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Today’s kitchen islands remain a popular, sought-after staple settled into the heart of the home.
While it may seem hard to believe, the kitchen island came into modern use during the 1950s, but its prevalence in the kitchen – ramped up during the 1970s and 80s.
Don’t think you can make an island work? Think again. While space is a determining factor in the size and shape of a kitchen island, there are ways to work magic with this important home staple.
And if space allows, multiple islands can be a great option, according to Pam Lazor, owner of Casa Double L Interior Design in Riegelsville.
“What I love is to do two islands – one for food prep and having a cocktail, breakfast or a buffet area because the cook wants people out of the kitchen but wants to still see them, and the second one, which could be the same size or larger – depending on the space – for socializing,” she explained.
John Gray, project manager at Total Home Manager LLC in Hopewell, New Jersey, said layout is important to consider when adding an island.
Think about how your kitchen is used, along with who cooks and spends time there, and what best meets your – and your household’s – needs.
Island size and proportion matters, according to John Gemmi, owner of Gemmi Construction Inc., in Buckingham Township.
“The thing about kitchen islands is that everyone wants the big island, but they may not have the room for it,” Gemmi said.
Size and proportion isn’t just about the square footage available in the kitchen to build or locate an island – or the size of the island in the space – it’s also about how many cooks are in the kitchen.
“If both partners cook – and they like to cook together – you’ll want 42 inches between the perimeter area” and the island to allow for pass-by space and maneuverability, he explained.
If one person does most of the daily food prep, about 36 inches is the minimum to target when setting up the island distance to perimeter spaces, Gemmi said.
“I’d say people really still like the big island. They want to be able to sit at it and have a work station at the other end. The demand is for open floor plans with large kitchen islands,” said Jaimie Meehan, a Realtor at Melissa Healy Group at Keller Williams Real Estate in Doylestown.
Kitchen islands offer a large space to prepare and serve food, making them an important feature in most kitchens and a highly sought after element to home buyers and owners.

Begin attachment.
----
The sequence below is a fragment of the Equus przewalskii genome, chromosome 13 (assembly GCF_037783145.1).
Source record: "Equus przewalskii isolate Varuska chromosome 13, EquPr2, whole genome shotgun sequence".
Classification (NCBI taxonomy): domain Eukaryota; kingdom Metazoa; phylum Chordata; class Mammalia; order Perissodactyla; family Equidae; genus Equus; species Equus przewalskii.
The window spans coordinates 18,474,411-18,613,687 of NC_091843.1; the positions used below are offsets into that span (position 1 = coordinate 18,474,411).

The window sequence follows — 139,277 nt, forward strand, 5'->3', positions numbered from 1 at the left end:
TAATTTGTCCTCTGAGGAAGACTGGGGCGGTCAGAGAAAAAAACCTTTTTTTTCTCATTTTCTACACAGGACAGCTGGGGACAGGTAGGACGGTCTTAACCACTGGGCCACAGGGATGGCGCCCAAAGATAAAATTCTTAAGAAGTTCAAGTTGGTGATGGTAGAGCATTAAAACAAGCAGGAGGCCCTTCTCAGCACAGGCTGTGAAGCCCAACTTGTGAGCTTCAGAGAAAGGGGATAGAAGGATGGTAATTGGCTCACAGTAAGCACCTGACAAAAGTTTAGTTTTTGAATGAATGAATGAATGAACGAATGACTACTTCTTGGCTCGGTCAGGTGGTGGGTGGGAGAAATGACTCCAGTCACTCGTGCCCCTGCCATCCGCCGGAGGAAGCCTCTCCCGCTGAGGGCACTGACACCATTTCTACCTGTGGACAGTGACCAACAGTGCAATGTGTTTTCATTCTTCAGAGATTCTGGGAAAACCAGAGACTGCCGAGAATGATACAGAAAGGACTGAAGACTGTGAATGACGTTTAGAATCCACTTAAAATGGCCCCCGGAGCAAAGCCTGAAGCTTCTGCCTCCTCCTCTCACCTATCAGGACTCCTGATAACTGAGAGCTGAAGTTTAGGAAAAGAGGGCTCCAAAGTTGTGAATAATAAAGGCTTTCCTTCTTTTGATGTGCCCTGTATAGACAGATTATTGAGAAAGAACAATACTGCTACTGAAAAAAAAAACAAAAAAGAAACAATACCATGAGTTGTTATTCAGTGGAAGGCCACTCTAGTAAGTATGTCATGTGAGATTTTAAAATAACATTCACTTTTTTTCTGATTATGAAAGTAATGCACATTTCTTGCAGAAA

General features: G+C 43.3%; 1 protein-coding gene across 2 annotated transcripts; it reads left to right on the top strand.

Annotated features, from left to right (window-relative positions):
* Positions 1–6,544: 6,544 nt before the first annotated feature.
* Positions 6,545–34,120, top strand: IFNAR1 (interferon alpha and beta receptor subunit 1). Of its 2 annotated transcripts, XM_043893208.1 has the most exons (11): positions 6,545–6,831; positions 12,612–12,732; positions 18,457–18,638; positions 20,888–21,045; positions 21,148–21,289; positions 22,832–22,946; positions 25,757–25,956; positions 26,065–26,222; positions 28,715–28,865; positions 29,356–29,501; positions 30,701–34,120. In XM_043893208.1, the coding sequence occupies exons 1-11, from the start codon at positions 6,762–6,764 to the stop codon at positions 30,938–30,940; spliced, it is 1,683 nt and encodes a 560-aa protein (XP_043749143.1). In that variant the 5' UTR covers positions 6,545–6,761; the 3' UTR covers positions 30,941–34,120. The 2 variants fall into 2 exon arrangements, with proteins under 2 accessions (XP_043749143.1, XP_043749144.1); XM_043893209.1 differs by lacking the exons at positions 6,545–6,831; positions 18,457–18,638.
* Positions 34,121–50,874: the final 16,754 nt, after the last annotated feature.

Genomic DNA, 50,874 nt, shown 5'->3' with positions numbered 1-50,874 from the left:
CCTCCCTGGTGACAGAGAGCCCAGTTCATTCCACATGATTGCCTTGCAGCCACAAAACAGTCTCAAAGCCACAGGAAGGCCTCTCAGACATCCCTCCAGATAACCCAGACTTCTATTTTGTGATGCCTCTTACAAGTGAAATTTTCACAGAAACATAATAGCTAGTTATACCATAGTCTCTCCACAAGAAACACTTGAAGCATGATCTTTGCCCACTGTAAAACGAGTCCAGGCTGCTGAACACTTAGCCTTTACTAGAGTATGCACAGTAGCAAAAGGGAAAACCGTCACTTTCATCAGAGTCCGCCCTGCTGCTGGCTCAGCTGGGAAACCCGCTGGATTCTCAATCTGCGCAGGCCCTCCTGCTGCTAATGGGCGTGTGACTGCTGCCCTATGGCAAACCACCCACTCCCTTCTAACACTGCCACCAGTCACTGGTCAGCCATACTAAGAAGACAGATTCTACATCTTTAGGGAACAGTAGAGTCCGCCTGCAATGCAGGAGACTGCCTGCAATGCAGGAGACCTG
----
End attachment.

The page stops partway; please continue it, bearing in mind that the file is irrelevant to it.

“An island is an open prep space, and it adds a lot more counter space to the kitchen. The island is a workhorse area of the kitchen,” said Leigh Nunno, a Realtor and associate broker at Melissa Healy Group at Keller Williams Real Estate in Doylestown.
Does everyone gather to eat casual daily meals at the island? Are children doing homework there? Is the island an impromptu work space for catching up on emails or putting the final touches on a project for busy professionals?
“Even in new construction for townhouses, the island is an important feature,” Meehan said.
While continuity often dictates the same countertop materials in a kitchen or bathroom, islands naturally provide a chance for more leeway – and creativity.
Lazor likes natural stone which offers different tactile and functional features.
For a topper cool to the touch – and ideal for rolling out pie crusts or cookie dough – marble fits the bill.
Wood is great for chopping and signals a dining area, too. Granite is ideal if you’re the kind of cook or baker who prefers placing hot cookware, pans or cookie sheets directly onto the countertop from the stove top or oven.
“Granite and quartzite are sturdy, hard and more temperature resistant” Lazor explained,” while other stones have more veining. Look to the quality of the natural stone received before it’s installed.”
Newer granite offerings have a “hidden” heating element option, allowing the island to also become a cooktop space.
Consider an alternate “chef side” with a wood block between stone to slide out for easy cleaning, she noted.
Mitered slab countertops on the island are a popular trend, to make it even thicker and beefier looking, Gemmi said.
It’s become popular to make the island a statement, setting it off or apart from perimeter cabinetry. This can be done by using different base materials, colors or with different countertop materials.
“If the island is a separate independent element, adding a different countertop can be a wonderful to make it a stand out, and island cabinets can be a different medium or a different species wood,” Gemmi said.
According to Homes & Gardens.com, choosing a different island countertop allow material choices to be driven by use and function, durability, maintenance needed and what else is going on already in the kitchen.
Consider the island height when choosing stool sizes, as well as the amount of room surrounding them.
“If you have the room for stools with backrests, they do take up more space,” Gemmi said, while backless stools can be easily tucked under a countertop overhang so they are out of the way when not in use.